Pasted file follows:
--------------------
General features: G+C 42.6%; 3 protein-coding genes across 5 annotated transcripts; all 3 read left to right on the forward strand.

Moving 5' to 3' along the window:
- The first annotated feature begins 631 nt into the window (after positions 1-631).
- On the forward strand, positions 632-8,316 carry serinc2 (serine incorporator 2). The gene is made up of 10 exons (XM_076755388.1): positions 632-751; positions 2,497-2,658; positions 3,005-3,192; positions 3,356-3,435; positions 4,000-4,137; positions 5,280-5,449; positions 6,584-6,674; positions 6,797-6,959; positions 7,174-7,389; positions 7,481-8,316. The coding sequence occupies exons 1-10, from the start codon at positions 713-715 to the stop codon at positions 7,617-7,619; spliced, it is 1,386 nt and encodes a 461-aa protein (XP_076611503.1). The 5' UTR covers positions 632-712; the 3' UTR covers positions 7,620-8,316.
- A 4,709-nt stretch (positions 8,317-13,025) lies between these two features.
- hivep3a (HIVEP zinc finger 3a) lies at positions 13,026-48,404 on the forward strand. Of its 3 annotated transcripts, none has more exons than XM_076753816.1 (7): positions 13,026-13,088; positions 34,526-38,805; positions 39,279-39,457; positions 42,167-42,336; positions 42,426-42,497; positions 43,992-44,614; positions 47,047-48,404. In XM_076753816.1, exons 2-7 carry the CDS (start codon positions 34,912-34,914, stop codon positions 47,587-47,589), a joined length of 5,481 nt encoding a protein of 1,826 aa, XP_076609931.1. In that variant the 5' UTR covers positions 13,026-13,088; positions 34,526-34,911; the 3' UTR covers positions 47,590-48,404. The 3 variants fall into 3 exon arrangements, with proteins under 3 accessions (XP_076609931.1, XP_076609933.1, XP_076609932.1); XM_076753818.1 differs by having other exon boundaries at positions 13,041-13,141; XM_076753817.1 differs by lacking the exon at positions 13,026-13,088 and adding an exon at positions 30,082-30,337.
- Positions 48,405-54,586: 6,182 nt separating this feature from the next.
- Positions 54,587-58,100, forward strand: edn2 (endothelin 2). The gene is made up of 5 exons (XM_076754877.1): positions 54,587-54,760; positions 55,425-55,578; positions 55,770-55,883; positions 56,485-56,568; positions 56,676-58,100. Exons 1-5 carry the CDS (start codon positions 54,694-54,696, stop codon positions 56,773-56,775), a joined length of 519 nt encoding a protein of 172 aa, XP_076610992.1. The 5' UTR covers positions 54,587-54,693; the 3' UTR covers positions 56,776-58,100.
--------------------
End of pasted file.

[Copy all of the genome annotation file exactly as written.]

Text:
General features: G+C 42.6%; 3 protein-coding genes across 5 annotated transcripts; all 3 read left to right on the forward strand.

Moving 5' to 3' along the window:
- The first annotated feature begins 631 nt into the window (after positions 1-631).
- On the forward strand, positions 632-8,316 carry serinc2 (serine incorporator 2). The gene is made up of 10 exons (XM_076755388.1): positions 632-751; positions 2,497-2,658; positions 3,005-3,192; positions 3,356-3,435; positions 4,000-4,137; positions 5,280-5,449; positions 6,584-6,674; positions 6,797-6,959; positions 7,174-7,389; positions 7,481-8,316. The coding sequence occupies exons 1-10, from the start codon at positions 713-715 to the stop codon at positions 7,617-7,619; spliced, it is 1,386 nt and encodes a 461-aa protein (XP_076611503.1). The 5' UTR covers positions 632-712; the 3' UTR covers positions 7,620-8,316.
- A 4,709-nt stretch (positions 8,317-13,025) lies between these two features.
- hivep3a (HIVEP zinc finger 3a) lies at positions 13,026-48,404 on the forward strand. Of its 3 annotated transcripts, none has more exons than XM_076753816.1 (7): positions 13,026-13,088; positions 34,526-38,805; positions 39,279-39,457; positions 42,167-42,336; positions 42,426-42,497; positions 43,992-44,614; positions 47,047-48,404. In XM_076753816.1, exons 2-7 carry the CDS (start codon positions 34,912-34,914, stop codon positions 47,587-47,589), a joined length of 5,481 nt encoding a protein of 1,826 aa, XP_076609931.1. In that variant the 5' UTR covers positions 13,026-13,088; positions 34,526-34,911; the 3' UTR covers positions 47,590-48,404. The 3 variants fall into 3 exon arrangements, with proteins under 3 accessions (XP_076609931.1, XP_076609933.1, XP_076609932.1); XM_076753818.1 differs by having other exon boundaries at positions 13,041-13,141; XM_076753817.1 differs by lacking the exon at positions 13,026-13,088 and adding an exon at positions 30,082-30,337.
- Positions 48,405-54,586: 6,182 nt separating this feature from the next.
- Positions 54,587-58,100, forward strand: edn2 (endothelin 2). The gene is made up of 5 exons (XM_076754877.1): positions 54,587-54,760; positions 55,425-55,578; positions 55,770-55,883; positions 56,485-56,568; positions 56,676-58,100. Exons 1-5 carry the CDS (start codon positions 54,694-54,696, stop codon positions 56,773-56,775), a joined length of 519 nt encoding a protein of 172 aa, XP_076610992.1. The 5' UTR covers positions 54,587-54,693; the 3' UTR covers positions 56,776-58,100.